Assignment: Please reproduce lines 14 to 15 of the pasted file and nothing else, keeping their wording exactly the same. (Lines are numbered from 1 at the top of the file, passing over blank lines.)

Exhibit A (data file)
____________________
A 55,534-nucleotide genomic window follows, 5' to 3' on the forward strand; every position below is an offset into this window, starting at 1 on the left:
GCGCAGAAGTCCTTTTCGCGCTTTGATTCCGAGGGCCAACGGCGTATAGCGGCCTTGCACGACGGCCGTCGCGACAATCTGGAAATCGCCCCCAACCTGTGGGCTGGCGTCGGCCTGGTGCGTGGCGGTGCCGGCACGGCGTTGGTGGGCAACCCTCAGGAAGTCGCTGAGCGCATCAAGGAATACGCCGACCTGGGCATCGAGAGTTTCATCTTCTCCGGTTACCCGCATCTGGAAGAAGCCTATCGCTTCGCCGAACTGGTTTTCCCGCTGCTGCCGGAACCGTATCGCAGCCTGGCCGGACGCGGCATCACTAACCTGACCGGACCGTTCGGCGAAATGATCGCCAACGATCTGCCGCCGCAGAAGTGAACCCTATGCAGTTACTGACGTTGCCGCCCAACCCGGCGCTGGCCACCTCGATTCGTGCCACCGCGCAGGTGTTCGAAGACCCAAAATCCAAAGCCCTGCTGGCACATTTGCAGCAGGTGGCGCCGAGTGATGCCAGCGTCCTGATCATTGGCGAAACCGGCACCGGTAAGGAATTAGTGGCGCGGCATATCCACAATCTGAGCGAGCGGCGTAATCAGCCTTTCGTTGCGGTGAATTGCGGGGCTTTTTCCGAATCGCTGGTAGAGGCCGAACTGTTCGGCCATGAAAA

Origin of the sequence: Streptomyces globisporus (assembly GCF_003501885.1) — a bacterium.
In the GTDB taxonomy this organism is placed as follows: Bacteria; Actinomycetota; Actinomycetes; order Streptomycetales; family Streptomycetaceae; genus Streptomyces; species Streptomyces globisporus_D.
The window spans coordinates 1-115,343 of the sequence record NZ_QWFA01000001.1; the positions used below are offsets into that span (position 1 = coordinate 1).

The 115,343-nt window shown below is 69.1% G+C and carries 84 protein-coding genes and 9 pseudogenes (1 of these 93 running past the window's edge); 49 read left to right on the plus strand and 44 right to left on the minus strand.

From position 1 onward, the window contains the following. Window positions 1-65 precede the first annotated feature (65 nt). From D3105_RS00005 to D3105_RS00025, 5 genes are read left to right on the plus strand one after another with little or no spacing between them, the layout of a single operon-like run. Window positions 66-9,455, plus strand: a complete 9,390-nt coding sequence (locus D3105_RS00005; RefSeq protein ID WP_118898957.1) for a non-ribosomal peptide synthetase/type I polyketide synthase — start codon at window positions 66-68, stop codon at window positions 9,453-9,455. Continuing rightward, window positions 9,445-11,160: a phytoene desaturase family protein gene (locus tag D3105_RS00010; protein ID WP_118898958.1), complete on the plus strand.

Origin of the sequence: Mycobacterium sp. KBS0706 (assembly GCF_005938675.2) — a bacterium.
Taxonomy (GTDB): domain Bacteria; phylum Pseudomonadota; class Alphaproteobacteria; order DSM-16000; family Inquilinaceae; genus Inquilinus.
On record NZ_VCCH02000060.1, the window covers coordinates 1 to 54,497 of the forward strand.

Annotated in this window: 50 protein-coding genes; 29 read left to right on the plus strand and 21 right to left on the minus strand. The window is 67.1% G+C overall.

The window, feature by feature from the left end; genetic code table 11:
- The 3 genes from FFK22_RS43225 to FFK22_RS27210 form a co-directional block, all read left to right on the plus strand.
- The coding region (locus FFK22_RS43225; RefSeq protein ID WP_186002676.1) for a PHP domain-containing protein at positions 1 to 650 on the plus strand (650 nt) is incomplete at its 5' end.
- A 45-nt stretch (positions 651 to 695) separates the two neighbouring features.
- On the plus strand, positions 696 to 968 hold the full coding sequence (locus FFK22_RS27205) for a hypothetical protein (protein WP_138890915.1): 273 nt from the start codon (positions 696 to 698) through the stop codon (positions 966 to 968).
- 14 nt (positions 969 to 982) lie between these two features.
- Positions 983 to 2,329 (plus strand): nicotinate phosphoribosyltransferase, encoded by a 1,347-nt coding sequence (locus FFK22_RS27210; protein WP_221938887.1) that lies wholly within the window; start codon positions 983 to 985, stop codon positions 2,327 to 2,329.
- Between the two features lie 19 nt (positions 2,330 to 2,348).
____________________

- The coding region (locus FFK22_RS43225; RefSeq protein ID WP_186002676.1) for a PHP domain-containing protein at positions 1 to 650 on the plus strand (650 nt) is incomplete at its 5' end.
- A 45-nt stretch (positions 651 to 695) separates the two neighbouring features.